Andreas J. Düss
Founding Partner & Chief Creative at Nourish Food Marketing.
Voracious reader, passionate cook, monumental geek.
One of my favourite podcasts at the moment is the Smart Kitchen Show, produced by Michael Wolf from the Smart Kitchen Summit.
In his most recent podcasts, he introduces Suvie, a robo-kitchen combining fridge and cooking appliance, with sous vide, steaming and cooking capabilities all in an appliance not much larger than a microwave. It’s a mix of the Jetsons meeting today’s consumer trends, where meal assembly trumps cooking from scratch and convenience rules supreme.
Worth a listen.
Seasoning salts have been one of these things I kept reading about, but then not following up. My chef friends swear by them, as a quick and surefire way to season proteins with an added boost of flavour.
So finally, I decided to hop onto the bandwagon, after yet another recommendation, this time by Nigel Slater in Eat. My enthusiasm was being aided by a surplus of lovely fresh dill, thyme, and chives in the kitchen, all of which needed to be used before wilting away.
I decided on two flavorings, one Nordic and cool for fish and one warming and Mediterranean for poultry and pork.
For the fish seasoning salt I finely chopped a large bunch of dill and zested an organic lemon. The resulting mix was spread on a quarter-sized sheet pan (one of the most undervalued tools in any kitchen – I could not imagine cooking without them) and left to dry for 12 hours before mixing with kosher salt on a 1/3 ratio.
The warming mix contains finely chopped thyme, chives, garlic, lemon zest with a generous sprinkling of fennel seeds. Again, this mix was dried and then mixed with kosher salt.
I’m storing the salts in vintage mason jars and they should be good for a couple of months – although I can’t imagine they will keep that long. The first outing for the Nordic Salt was with a lovely piece of salmon cooked sous vide. It was perfect, with just a hint of lemon and dill.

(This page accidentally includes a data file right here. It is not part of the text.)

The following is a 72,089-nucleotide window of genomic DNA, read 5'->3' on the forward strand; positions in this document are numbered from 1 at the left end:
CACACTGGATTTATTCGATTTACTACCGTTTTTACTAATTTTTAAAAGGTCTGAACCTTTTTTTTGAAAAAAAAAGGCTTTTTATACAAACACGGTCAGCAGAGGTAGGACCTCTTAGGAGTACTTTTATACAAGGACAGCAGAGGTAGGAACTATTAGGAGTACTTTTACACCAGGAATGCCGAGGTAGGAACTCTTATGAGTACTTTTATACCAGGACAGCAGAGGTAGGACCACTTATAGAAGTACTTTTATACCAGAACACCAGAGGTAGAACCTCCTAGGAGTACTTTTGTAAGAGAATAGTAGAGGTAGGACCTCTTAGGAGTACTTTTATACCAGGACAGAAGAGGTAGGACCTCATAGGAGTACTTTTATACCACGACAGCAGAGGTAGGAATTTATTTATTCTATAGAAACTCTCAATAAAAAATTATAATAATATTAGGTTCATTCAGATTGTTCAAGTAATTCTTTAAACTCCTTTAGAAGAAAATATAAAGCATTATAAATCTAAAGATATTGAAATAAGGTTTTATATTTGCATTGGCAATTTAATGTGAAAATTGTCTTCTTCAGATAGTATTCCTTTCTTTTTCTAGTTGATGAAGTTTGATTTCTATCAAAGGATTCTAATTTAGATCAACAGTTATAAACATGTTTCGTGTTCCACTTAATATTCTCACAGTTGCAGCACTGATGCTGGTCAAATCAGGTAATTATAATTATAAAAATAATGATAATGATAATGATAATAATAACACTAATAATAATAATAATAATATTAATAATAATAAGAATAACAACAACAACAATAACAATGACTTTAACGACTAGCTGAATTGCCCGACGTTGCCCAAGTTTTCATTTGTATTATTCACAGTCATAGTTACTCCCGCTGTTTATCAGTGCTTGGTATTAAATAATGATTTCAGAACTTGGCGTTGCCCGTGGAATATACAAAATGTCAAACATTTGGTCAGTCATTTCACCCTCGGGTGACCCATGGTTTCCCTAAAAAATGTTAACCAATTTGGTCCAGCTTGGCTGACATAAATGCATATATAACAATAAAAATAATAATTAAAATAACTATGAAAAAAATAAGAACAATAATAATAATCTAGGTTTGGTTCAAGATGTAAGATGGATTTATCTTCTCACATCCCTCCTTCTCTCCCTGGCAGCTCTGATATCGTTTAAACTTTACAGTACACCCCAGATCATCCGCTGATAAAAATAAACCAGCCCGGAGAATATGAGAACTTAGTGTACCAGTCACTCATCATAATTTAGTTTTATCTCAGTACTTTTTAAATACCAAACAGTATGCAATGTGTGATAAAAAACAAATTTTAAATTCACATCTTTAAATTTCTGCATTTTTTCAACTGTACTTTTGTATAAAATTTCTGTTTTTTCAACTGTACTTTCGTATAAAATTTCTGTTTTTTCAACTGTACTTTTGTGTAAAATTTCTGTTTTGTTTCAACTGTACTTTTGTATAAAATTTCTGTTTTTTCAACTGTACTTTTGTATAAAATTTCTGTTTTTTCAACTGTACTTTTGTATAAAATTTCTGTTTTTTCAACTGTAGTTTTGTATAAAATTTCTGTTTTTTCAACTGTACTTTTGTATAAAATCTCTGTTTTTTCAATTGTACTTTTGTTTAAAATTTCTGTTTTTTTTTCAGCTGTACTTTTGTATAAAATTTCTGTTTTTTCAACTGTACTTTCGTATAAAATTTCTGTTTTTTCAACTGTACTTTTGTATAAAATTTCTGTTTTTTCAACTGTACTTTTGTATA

I’ve always liked the gang at El Trompo, the little Mexican restaurant on Augusta Avenue that pretty much started the influx of Latin American businesses. Their tacos are simple, home made and the hospitality can’t be beat.
From Plenty, my new go-to vegetarian cookbook. Cauliflower, smoked mozzarella, eggs, sour creme, chives and smoked paprika.
After ten years of drinking tea exclusively, and in the process turning into quite the tea dork, I recently re-introduced myself to coffee.
In my case the gateway drug were Americanos, especially when pulled by my friend Pouria of Cafe Pamenar in Kensington Market.
The next challenge was to brew decent coffee at home. I have never managed to recreate a good Americano with a domestic espresso maker and I’m not a fan of the I’m-gonna-punch-your-face-in type coffee that’s so typical for a French press. Too much oil, too much acid for my taste.
I decided to try a Chemex, figuring that at under $40, if I hated it I could just put it on craigslist. Truth is, I love it. I picked up the six cup model at The Green Beanery, with 1/2 a pound of awesome Sumatra coffee.
The folks at the Beanery recommended quite a fine grind, coarser than espresso but finer than normal drip. The results are amazing, exactly what I had been hoping for. A bright, floral, full flavoured cup with no oily residue or acidity.
The fact that the Chemex has an awesome back story, it was invented by a madman/genius during WW2 to preserve metal for the war effort, is icing on the cake. Also, that it has a permanent place at MOMA and appears in Ian Fleming’s James Bond novel, From Russia with Love.
Half a leg, smoked, Mennonite raised on a farm just outside Toronto. This year’s Christmas ham. I braised it with molasses, cloves and a handful of other spices for four hours on a low, low heat, then roasted it with a mustard-cranberry glaze until it was crackled and burnished. Continue Reading
I normally make my own duck confit for Christmas, but with three young kids in the house this year it didn’t happen. Thankfully the Christmas elves at Peter Sanagan’s Meat Locker had been busy and I managed to pick up four duck legs, all prepped for the oven. Here they are, in my old blue… Continue Reading
Cook puy lentils in water with 1/2 an onion studded with 5 or 6 cloves, one or two bay leaves and a smashed clove of garlic. I had some thyme that needed using in the fridge, so in it went. Season with salt and pepper, then finish with a good, peppery glug of olive oil… Continue Reading